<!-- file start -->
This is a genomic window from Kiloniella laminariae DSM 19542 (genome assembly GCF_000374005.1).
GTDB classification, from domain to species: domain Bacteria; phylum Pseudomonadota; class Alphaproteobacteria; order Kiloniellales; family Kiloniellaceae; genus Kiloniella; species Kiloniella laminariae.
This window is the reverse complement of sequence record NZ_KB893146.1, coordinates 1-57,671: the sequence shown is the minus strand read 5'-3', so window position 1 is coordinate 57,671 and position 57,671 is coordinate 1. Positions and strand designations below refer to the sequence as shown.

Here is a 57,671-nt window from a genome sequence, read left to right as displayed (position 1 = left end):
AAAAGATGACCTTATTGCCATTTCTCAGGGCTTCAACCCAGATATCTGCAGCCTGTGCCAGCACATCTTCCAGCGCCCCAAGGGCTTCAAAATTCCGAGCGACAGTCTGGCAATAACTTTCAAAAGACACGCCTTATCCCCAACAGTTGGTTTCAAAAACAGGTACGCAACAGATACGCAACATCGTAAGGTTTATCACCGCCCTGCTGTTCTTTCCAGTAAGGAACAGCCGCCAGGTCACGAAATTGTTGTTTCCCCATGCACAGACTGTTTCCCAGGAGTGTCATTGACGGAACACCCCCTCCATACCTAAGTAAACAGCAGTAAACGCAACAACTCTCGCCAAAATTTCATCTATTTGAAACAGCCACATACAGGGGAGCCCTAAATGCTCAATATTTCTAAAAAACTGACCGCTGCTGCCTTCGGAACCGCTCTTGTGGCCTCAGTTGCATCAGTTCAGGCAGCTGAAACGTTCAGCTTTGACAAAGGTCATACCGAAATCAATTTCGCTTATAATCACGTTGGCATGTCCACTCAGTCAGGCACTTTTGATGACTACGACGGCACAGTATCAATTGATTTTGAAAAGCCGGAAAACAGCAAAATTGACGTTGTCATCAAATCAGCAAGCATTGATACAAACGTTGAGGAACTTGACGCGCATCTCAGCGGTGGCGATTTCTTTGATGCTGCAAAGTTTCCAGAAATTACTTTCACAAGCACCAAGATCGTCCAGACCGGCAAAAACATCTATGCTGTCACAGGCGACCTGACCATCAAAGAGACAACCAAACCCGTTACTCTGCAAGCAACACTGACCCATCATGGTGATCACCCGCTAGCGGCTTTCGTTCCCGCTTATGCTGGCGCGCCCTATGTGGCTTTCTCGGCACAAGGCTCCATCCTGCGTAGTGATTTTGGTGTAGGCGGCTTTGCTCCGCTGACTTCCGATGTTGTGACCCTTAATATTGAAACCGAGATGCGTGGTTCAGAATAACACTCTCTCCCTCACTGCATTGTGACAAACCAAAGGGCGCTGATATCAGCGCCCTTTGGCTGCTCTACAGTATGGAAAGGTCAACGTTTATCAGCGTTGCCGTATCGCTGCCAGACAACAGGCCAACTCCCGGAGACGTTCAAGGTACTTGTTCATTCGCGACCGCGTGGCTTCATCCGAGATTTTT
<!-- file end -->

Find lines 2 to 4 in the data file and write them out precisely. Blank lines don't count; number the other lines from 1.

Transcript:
GTDB classification, from domain to species: domain Bacteria; phylum Pseudomonadota; class Alphaproteobacteria; order Kiloniellales; family Kiloniellaceae; genus Kiloniella; species Kiloniella laminariae.
This window is the reverse complement of sequence record NZ_KB893146.1, coordinates 1-57,671: the sequence shown is the minus strand read 5'-3', so window position 1 is coordinate 57,671 and position 57,671 is coordinate 1. Positions and strand designations below refer to the sequence as shown.

Here is a 57,671-nt window from a genome sequence, read left to right as displayed (position 1 = left end):